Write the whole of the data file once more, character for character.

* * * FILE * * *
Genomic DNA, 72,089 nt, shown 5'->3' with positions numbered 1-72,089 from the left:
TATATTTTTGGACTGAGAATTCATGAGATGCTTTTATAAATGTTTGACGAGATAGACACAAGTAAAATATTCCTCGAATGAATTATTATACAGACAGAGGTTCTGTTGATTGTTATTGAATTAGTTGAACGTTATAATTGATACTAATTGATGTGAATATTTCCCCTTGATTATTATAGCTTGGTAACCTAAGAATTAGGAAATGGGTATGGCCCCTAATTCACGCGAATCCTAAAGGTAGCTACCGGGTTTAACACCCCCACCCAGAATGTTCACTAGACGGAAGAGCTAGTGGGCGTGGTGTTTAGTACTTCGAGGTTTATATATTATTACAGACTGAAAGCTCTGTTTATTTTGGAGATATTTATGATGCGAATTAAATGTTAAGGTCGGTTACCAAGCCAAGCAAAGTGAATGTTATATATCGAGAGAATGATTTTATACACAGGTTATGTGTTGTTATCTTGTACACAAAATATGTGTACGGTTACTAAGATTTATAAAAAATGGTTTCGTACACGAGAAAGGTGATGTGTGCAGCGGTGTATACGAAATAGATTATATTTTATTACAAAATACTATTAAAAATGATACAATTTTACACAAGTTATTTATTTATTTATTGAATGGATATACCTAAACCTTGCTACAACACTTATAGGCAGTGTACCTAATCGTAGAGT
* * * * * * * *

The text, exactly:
Genomic DNA, 72,089 nt, shown 5'->3' with positions numbered 1-72,089 from the left:
TATATTTTTGGACTGAGAATTCATGAGATGCTTTTATAAATGTTTGACGAGATAGACACAAGTAAAATATTCCTCGAATGAATTATTATACAGACAGAGGTTCTGTTGATTGTTATTGAATTAGTTGAACGTTATAATTGATACTAATTGATGTGAATATTTCCCCTTGATTATTATAGCTTGGTAACCTAAGAATTAGGAAATGGGTATGGCCCCTAATTCACGCGAATCCTAAAGGTAGCTACCGGGTTTAACACCCCCACCCAGAATGTTCACTAGACGGAAGAGCTAGTGGGCGTGGTGTTTAGTACTTCGAGGTTTATATATTATTACAGACTGAAAGCTCTGTTTATTTTGGAGATATTTATGATGCGAATTAAATGTTAAGGTCGGTTACCAAGCCAAGCAAAGTGAATGTTATATATCGAGAGAATGATTTTATACACAGGTTATGTGTTGTTATCTTGTACACAAAATATGTGTACGGTTACTAAGATTTATAAAAAATGGTTTCGTACACGAGAAAGGTGATGTGTGCAGCGGTGTATACGAAATAGATTATATTTTATTACAAAATACTATTAAAAATGATACAATTTTACACAAGTTATTTATTTATTTATTGAATGGATATACCTAAACCTTGCTACAACACTTATAGGCAGTGTACCTAATCGTAGAGT